Amazon.com's Teen Topsellers - Fiction

Here is what's up for teens on Amazon.com's Topsellers list. See anything interesting? Maybe they left out your latest favorite. If so, post what you think should be added to the list.

New Moon by Stephanie Meyer
Eldest (Inheritance, Book 2)
Armageddon's Children by Terry Brooks
Fahrenheit 451 by Ray Bradbury
Endymion Spring by Matthew Skelton
The Book Thief by Markus Zusak

What's so great about Comics?

We all love Peanuts and Calvin and Hobbes, but do we know why? What is it about the comics art form that draws us in so effortlessly? Scott McCloud answers this in his 215 page graphic essay Understanding Comics. Whether you are a parent who wonders why your teen is fascinated with Naruto, or an aspiring comics professional, this work is an invaluable read.

Also follow the McCloud family (Scott, wife Ivy, and daughters Sky and Winter) as they make their way across the country with the Making Comics 50 State Tour. They will be in the Midwest in Spring of 2007.

Fabulous Fiction Firsts #34

If you missed the full-page ad in last week’s New York Times, here is my personally endorsement…

If you like historical thriller, it does not get any better than The Interpretation of Murder. Set in the turn of the 20th century Manhattan, during his first and only visit to the United States, Sigmund Freud is drawn into the mind of a clever and sadistic killer who is savagely attacking the most privileged of society heiresses.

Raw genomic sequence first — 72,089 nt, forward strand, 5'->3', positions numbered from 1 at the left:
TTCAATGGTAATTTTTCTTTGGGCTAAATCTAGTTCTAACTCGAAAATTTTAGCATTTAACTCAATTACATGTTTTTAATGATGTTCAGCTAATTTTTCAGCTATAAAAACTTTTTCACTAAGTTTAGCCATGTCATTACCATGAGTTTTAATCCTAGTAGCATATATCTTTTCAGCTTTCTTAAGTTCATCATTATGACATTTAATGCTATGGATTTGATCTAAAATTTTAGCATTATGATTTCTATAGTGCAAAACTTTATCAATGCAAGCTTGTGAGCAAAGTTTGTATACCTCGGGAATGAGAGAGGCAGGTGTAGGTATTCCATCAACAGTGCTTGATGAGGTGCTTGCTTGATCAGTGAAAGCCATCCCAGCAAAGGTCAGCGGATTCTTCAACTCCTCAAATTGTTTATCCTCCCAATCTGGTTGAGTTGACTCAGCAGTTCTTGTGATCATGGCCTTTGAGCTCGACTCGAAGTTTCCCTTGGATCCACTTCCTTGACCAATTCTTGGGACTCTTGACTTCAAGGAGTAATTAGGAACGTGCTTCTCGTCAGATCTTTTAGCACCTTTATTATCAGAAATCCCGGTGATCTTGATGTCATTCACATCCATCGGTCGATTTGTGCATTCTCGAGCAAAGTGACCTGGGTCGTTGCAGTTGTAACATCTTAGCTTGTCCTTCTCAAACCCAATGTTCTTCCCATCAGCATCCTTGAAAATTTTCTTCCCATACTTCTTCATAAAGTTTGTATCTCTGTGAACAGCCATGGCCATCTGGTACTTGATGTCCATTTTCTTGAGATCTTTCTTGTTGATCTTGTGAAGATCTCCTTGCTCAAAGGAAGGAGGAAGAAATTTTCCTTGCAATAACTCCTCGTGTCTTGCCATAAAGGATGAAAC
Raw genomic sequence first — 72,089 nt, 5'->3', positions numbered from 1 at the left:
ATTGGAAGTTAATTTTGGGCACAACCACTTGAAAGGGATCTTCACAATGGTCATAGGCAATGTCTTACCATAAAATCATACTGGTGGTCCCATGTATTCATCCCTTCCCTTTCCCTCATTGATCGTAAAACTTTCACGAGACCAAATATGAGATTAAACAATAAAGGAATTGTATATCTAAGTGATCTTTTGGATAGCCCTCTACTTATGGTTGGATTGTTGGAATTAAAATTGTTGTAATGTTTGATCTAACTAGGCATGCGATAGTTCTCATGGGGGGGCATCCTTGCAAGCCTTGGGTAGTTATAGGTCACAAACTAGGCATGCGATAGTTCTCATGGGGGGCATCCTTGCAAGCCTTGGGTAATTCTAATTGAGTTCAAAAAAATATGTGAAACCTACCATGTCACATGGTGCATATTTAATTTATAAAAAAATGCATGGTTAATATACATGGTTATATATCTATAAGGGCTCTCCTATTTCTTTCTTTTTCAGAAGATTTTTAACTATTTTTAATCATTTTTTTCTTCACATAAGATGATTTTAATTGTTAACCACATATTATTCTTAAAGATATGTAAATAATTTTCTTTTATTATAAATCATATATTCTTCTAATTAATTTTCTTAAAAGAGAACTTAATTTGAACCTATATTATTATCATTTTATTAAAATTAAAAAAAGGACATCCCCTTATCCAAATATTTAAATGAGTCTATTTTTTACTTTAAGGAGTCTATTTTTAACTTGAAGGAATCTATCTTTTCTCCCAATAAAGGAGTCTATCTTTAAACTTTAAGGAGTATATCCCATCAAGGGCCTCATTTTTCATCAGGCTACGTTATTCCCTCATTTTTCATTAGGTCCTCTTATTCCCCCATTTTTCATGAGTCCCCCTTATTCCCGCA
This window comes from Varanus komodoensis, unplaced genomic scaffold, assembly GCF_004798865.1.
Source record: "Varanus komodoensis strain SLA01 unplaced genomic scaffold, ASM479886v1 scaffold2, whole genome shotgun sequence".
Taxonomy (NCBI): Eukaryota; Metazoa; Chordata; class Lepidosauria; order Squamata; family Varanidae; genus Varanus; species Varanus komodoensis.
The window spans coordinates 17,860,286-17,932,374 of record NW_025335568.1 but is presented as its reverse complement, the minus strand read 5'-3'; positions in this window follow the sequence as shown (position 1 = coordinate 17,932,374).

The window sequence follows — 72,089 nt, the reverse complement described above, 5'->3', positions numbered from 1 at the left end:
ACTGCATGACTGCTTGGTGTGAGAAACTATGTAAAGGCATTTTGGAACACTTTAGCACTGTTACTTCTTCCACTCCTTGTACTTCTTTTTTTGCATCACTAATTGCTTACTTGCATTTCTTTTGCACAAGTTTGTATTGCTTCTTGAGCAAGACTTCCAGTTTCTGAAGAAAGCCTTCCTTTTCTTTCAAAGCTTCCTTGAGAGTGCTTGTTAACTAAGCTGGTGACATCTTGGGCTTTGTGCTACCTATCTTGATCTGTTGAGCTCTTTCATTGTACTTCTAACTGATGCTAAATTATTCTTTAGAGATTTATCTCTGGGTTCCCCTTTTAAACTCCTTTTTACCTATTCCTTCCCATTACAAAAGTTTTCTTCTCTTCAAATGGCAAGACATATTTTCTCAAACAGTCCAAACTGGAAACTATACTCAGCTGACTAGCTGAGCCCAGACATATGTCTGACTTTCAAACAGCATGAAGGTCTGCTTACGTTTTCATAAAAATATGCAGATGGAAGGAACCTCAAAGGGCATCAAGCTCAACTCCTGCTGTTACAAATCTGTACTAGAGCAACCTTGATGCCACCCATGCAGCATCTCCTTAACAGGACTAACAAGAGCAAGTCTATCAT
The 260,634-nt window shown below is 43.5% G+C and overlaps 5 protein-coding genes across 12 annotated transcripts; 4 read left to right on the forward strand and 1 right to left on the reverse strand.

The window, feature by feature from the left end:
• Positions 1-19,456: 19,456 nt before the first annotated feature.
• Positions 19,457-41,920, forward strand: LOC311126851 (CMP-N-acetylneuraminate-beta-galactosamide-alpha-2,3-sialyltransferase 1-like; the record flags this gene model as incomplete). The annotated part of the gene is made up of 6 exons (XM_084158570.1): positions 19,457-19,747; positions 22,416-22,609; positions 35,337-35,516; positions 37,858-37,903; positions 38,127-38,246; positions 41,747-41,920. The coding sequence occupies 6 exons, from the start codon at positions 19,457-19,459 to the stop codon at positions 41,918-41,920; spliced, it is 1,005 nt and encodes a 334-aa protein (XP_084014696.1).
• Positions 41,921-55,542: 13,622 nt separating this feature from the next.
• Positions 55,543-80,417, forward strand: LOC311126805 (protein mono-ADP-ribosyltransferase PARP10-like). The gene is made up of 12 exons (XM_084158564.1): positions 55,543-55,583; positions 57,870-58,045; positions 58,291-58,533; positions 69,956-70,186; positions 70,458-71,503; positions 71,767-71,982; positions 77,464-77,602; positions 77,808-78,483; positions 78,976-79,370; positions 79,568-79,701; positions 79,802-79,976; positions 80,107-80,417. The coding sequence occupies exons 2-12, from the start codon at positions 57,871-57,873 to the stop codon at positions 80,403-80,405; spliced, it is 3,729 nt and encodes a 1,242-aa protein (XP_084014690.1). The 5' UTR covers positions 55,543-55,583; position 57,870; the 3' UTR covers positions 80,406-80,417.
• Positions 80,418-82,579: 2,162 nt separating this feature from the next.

Fans of Caleb Carr will find themselves a new author to watch. Jud Rubenfeld is not only a distinguished legal scholar, but knows a thing or two about Freud and Shakespeare.

Here, he not only brings to life the glitter of the gilded age, the squalor of the working masses, the re-imagined relations between Freud and Carl Jung, but also such historic events as the building of the Manhattan Bridge. With a complex plot and great storytelling, it's sure to please. You won’t be able to put this down. Don't take my word for it... read these reviews for yourself.

Warning! These books are bad for you!

Banned Books 4Banned Books 4

Ever read a banned book? Check out the most challenged books of the 1990s. Are any of these titles favorites of yours?

As part of Banned Books Week September 23-30, the American Library Association would you to vote for your favorite banned book.

New Fiction Titles on the New York Times Best Sellers List (9/17/06)

Armed with good reviews, appearances on NPR and lots of publisher pr, Claire Messud enters the List for the first time with her own 9/11 novel. She joins three other veterans returning with their latest books.

At #1 is Rise and Shine by Anna Quindlen: "The lives of two sisters, one the host of a television show and the other a social worker."

At #5 is The Emperor's Children by Claire Messud: "A group of privileged 30-somethings try to make their way in literary New York just before 9/11."

At #6 is Armegeddon's Children by Terry Brooks: "In an urban, postapocalyptic United States, Knights of the Word battle the Void."

At #16 is Fool Me Once by Fern Michaels: "A young woman grapples with revelations about her mother's true identity and her past."

An Apple for Agatha